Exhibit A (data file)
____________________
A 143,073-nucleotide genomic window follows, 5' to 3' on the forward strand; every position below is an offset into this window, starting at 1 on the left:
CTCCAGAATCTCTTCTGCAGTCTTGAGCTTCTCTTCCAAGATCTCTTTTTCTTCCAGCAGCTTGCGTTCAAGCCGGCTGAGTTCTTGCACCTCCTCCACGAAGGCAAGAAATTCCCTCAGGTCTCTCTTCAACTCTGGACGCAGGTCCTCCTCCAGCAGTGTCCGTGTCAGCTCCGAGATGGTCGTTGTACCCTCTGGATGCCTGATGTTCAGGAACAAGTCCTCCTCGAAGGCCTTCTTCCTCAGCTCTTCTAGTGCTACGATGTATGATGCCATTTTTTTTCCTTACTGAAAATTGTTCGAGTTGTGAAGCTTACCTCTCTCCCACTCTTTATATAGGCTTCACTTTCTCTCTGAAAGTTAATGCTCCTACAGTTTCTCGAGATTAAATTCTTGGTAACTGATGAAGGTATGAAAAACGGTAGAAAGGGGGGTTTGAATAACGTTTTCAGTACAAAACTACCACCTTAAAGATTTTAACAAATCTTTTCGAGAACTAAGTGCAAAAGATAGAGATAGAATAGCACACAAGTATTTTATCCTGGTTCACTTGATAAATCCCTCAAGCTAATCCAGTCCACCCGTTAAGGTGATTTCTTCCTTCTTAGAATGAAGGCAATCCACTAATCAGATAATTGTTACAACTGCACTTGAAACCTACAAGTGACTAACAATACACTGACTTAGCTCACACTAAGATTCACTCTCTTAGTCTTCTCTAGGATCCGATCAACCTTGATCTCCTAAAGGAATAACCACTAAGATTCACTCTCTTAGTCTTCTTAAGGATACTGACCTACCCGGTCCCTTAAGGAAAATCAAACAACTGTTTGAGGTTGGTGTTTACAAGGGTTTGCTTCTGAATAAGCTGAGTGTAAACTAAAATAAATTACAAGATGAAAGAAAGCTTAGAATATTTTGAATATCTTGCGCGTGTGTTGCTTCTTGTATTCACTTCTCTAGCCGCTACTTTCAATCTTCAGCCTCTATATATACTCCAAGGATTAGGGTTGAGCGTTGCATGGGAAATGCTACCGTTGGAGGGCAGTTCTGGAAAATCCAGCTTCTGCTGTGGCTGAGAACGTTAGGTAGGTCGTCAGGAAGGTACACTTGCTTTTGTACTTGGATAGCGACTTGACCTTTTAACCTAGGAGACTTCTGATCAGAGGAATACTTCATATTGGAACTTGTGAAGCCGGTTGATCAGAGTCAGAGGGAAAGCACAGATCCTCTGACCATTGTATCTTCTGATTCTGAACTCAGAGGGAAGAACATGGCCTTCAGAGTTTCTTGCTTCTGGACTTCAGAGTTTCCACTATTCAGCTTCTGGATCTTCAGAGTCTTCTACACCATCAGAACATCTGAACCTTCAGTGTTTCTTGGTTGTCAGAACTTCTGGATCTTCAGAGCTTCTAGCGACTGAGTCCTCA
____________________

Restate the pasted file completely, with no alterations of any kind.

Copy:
A 143,073-nucleotide genomic window follows, 5' to 3' on the forward strand; every position below is an offset into this window, starting at 1 on the left:
CTCCAGAATCTCTTCTGCAGTCTTGAGCTTCTCTTCCAAGATCTCTTTTTCTTCCAGCAGCTTGCGTTCAAGCCGGCTGAGTTCTTGCACCTCCTCCACGAAGGCAAGAAATTCCCTCAGGTCTCTCTTCAACTCTGGACGCAGGTCCTCCTCCAGCAGTGTCCGTGTCAGCTCCGAGATGGTCGTTGTACCCTCTGGATGCCTGATGTTCAGGAACAAGTCCTCCTCGAAGGCCTTCTTCCTCAGCTCTTCTAGTGCTACGATGTATGATGCCATTTTTTTTCCTTACTGAAAATTGTTCGAGTTGTGAAGCTTACCTCTCTCCCACTCTTTATATAGGCTTCACTTTCTCTCTGAAAGTTAATGCTCCTACAGTTTCTCGAGATTAAATTCTTGGTAACTGATGAAGGTATGAAAAACGGTAGAAAGGGGGGTTTGAATAACGTTTTCAGTACAAAACTACCACCTTAAAGATTTTAACAAATCTTTTCGAGAACTAAGTGCAAAAGATAGAGATAGAATAGCACACAAGTATTTTATCCTGGTTCACTTGATAAATCCCTCAAGCTAATCCAGTCCACCCGTTAAGGTGATTTCTTCCTTCTTAGAATGAAGGCAATCCACTAATCAGATAATTGTTACAACTGCACTTGAAACCTACAAGTGACTAACAATACACTGACTTAGCTCACACTAAGATTCACTCTCTTAGTCTTCTCTAGGATCCGATCAACCTTGATCTCCTAAAGGAATAACCACTAAGATTCACTCTCTTAGTCTTCTTAAGGATACTGACCTACCCGGTCCCTTAAGGAAAATCAAACAACTGTTTGAGGTTGGTGTTTACAAGGGTTTGCTTCTGAATAAGCTGAGTGTAAACTAAAATAAATTACAAGATGAAAGAAAGCTTAGAATATTTTGAATATCTTGCGCGTGTGTTGCTTCTTGTATTCACTTCTCTAGCCGCTACTTTCAATCTTCAGCCTCTATATATACTCCAAGGATTAGGGTTGAGCGTTGCATGGGAAATGCTACCGTTGGAGGGCAGTTCTGGAAAATCCAGCTTCTGCTGTGGCTGAGAACGTTAGGTAGGTCGTCAGGAAGGTACACTTGCTTTTGTACTTGGATAGCGACTTGACCTTTTAACCTAGGAGACTTCTGATCAGAGGAATACTTCATATTGGAACTTGTGAAGCCGGTTGATCAGAGTCAGAGGGAAAGCACAGATCCTCTGACCATTGTATCTTCTGATTCTGAACTCAGAGGGAAGAACATGGCCTTCAGAGTTTCTTGCTTCTGGACTTCAGAGTTTCCACTATTCAGCTTCTGGATCTTCAGAGTCTTCTACACCATCAGAACATCTGAACCTTCAGTGTTTCTTGGTTGTCAGAACTTCTGGATCTTCAGAGCTTCTAGCGACTGAGTCCTCA